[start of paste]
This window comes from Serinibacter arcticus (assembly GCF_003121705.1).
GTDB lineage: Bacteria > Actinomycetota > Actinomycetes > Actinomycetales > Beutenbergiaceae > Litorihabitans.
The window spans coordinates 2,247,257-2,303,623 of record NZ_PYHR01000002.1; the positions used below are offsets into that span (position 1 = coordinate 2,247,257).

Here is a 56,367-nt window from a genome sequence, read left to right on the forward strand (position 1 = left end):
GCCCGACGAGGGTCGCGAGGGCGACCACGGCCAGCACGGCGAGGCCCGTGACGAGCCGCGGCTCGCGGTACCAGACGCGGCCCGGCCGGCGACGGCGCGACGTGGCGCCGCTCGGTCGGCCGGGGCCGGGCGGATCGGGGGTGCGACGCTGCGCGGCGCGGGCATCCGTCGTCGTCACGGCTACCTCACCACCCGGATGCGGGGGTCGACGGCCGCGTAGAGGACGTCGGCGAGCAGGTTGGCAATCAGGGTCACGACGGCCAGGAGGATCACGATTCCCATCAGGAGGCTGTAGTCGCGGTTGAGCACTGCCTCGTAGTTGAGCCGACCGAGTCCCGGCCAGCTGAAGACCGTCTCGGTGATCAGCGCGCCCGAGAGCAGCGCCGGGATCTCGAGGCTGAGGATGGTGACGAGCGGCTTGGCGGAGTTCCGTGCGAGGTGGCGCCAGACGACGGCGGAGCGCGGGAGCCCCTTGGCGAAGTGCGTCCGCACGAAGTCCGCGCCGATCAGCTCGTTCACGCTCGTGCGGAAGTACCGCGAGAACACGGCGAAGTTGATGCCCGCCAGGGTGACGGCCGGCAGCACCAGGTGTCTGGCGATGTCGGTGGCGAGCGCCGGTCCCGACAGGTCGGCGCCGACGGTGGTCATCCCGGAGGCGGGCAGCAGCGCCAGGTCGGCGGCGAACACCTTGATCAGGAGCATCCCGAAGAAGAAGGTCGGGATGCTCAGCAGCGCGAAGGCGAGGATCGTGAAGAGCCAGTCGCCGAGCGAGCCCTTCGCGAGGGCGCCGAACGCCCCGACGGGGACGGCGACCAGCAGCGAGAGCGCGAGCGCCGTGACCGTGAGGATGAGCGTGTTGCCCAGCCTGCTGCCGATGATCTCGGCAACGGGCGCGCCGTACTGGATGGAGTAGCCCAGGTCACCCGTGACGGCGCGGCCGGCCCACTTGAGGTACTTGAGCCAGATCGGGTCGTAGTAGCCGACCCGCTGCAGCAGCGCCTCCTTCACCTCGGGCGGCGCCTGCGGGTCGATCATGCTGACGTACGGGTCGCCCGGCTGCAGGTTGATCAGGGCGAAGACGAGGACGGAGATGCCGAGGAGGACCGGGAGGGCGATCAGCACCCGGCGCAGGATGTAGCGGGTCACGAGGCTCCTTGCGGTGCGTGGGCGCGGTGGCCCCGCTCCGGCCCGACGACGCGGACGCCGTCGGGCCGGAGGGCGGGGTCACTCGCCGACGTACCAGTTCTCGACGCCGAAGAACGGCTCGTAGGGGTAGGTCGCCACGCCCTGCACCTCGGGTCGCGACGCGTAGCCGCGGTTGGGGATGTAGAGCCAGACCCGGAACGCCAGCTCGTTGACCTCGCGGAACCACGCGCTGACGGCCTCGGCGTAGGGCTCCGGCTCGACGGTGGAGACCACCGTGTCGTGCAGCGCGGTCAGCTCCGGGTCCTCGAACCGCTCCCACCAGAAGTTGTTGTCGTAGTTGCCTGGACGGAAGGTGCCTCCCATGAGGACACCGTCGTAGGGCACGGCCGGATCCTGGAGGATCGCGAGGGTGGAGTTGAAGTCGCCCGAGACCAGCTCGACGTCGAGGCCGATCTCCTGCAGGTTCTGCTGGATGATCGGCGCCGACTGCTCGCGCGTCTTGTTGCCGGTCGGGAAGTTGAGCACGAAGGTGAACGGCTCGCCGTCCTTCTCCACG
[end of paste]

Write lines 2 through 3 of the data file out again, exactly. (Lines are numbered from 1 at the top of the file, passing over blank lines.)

GTDB lineage: Bacteria > Actinomycetota > Actinomycetes > Actinomycetales > Beutenbergiaceae > Litorihabitans.
The window spans coordinates 2,247,257-2,303,623 of record NZ_PYHR01000002.1; the positions used below are offsets into that span (position 1 = coordinate 2,247,257).